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CPSC bill, increasing litigation, regulation, litigation



The conference report for H.R. 4040, Consumer Product Safety Modernization Act, is already scheduled on today's House suspension calendar, so an overwhelming vote for passage is expected. It could go to the Senate for a Friday vote and observers expect the President to sign it into law.

The full, 183-page conference report has been posted as a .pdf at the NAM's blog, Shopfloor.org, here.

The conference report reflects quite a bit of business input to bring balance to the legislation, in particular ameliorating Senate language (S.2045S.2663) or adding provisions to protect from the wildest of litigation. But the self-styled consumer activist groups, symbiotes of the trial bar, are still extremely pleased at the victory over "special interests." (Joint news release here and Consumer Affairs.com article.) Meanwhile, the Hill reports that the U.S. Chamber opposes the bill because it increases litigation and rejects sound science, such as in provisions banning phthalates. (UPDATE: Chamber lettter here.) An ugly precedent, that's for sure, as Congress moves toward a European "precautionary principle."

Key provisions from a litigation standpoint:

  • State attorneys general (Section 218) will have the authority to file for injunctive relief in federal court against products that violate a standard, are sold in violation of a recall, or violate new certification provisions in the act. An AG must also provide the CPSC a 30-day notice before court action, but there's a big loophole: Any time the attorney general alleges there is a substantial product hazard, he can file the suit immediately without any notice. So you won't have 50 self-appointed CPSC state officials running around enforcing their own state standards, but there's plenty of possible mischief in the law.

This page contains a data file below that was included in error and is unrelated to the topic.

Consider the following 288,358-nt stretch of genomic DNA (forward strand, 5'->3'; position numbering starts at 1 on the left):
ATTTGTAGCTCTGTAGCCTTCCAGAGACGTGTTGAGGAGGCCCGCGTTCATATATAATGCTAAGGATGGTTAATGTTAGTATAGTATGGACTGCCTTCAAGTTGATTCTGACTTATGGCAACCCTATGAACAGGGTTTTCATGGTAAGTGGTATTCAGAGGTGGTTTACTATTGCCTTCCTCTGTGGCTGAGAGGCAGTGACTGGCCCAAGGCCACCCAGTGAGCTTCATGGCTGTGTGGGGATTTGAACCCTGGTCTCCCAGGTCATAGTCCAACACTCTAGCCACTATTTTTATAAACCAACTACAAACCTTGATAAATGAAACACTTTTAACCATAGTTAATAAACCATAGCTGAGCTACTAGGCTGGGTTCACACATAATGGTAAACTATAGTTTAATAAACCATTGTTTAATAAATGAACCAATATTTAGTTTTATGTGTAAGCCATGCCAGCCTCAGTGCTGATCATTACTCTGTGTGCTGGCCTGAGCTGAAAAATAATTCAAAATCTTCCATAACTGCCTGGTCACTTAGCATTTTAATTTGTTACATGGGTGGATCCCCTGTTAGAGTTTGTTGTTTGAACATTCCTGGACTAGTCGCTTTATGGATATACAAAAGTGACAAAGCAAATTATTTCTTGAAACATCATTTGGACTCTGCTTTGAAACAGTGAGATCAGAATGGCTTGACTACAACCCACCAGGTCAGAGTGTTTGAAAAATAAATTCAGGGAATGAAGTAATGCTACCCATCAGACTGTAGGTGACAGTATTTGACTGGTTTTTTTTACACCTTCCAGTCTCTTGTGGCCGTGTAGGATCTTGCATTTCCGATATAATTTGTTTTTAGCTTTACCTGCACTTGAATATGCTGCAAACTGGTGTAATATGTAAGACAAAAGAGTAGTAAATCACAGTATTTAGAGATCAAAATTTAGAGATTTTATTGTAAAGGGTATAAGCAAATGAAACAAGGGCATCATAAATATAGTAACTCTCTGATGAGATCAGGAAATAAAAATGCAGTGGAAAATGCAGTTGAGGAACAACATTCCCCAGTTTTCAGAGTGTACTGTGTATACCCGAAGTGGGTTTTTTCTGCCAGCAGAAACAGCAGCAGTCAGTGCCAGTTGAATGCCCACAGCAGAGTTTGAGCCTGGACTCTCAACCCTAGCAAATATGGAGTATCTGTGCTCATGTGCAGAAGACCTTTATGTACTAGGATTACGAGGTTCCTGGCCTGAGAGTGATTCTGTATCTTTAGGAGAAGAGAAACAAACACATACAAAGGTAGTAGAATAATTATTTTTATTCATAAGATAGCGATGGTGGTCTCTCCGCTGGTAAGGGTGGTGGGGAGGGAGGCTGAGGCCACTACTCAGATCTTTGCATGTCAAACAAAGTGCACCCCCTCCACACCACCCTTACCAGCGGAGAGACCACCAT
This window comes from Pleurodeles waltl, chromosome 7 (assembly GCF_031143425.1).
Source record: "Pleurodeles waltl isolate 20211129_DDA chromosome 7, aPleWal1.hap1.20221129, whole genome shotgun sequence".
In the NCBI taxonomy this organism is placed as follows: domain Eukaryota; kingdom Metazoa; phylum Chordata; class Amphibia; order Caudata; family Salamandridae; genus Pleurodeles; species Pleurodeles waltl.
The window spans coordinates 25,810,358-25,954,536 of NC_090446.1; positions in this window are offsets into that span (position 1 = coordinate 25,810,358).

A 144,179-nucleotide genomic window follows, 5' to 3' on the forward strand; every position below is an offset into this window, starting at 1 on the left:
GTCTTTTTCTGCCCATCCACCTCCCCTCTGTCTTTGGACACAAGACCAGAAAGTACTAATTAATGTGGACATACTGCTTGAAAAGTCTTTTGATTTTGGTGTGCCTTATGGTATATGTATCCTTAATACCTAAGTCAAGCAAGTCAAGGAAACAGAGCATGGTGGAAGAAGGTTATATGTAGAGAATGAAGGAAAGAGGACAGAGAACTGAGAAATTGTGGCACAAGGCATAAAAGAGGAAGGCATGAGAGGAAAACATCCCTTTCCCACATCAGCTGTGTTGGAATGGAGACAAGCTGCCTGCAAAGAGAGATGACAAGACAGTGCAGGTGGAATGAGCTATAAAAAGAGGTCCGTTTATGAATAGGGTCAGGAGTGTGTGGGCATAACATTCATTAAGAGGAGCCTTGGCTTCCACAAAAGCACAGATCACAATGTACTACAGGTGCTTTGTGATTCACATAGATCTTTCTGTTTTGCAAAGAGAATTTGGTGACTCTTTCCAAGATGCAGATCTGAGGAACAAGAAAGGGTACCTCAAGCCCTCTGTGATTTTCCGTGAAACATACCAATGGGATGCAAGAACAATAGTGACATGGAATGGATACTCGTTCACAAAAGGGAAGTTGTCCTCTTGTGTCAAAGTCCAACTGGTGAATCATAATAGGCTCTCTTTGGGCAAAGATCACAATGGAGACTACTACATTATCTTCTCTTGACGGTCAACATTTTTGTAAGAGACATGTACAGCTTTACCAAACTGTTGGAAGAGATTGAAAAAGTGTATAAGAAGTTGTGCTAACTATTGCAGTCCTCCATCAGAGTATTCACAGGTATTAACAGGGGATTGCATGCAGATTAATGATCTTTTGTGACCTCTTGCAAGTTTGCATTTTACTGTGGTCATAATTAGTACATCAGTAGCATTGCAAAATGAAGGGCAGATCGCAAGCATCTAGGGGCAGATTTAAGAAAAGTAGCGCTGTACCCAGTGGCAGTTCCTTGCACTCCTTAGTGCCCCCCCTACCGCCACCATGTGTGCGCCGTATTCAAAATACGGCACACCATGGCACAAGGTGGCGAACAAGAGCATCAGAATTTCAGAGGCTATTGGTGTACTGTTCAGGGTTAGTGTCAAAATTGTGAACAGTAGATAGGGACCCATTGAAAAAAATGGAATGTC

• Whistleblower provisions (Section 219): Employers are prohibited from firing or punishing any employee who reports violations of consumer product safety laws. The self-identified "whistleblower' can file a complaint with the Secretary of Labor about such retribution and then can go on to U.S. District Court for satisfaction. Some corporate counsels are comparing these provisions to the whistleblower provisions in Sarbanes-Oxley. In any case, employment law has just expanded into new product safety areas -- Get in on the ground floor!
  • Public database (Section 212): The bill details, and we mean details a public database to disseminate consumer complaints, including anonymous complaints, naming manufacturers and products. The manufacturers get a chance to respond and unfounded or inaccurate will be corrected or explained. Supposedly.

More as the bill proceeds.

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Isaac Gorodetski
Project Manager,
Center for Legal Policy at the
Manhattan Institute
igorodetski@manhattan-institute.org

Katherine Lazarski
Press Officer,
Manhattan Institute
klazarski@manhattan-institute.org

 

Published by the Manhattan Institute

The Manhattan Insitute's Center for Legal Policy.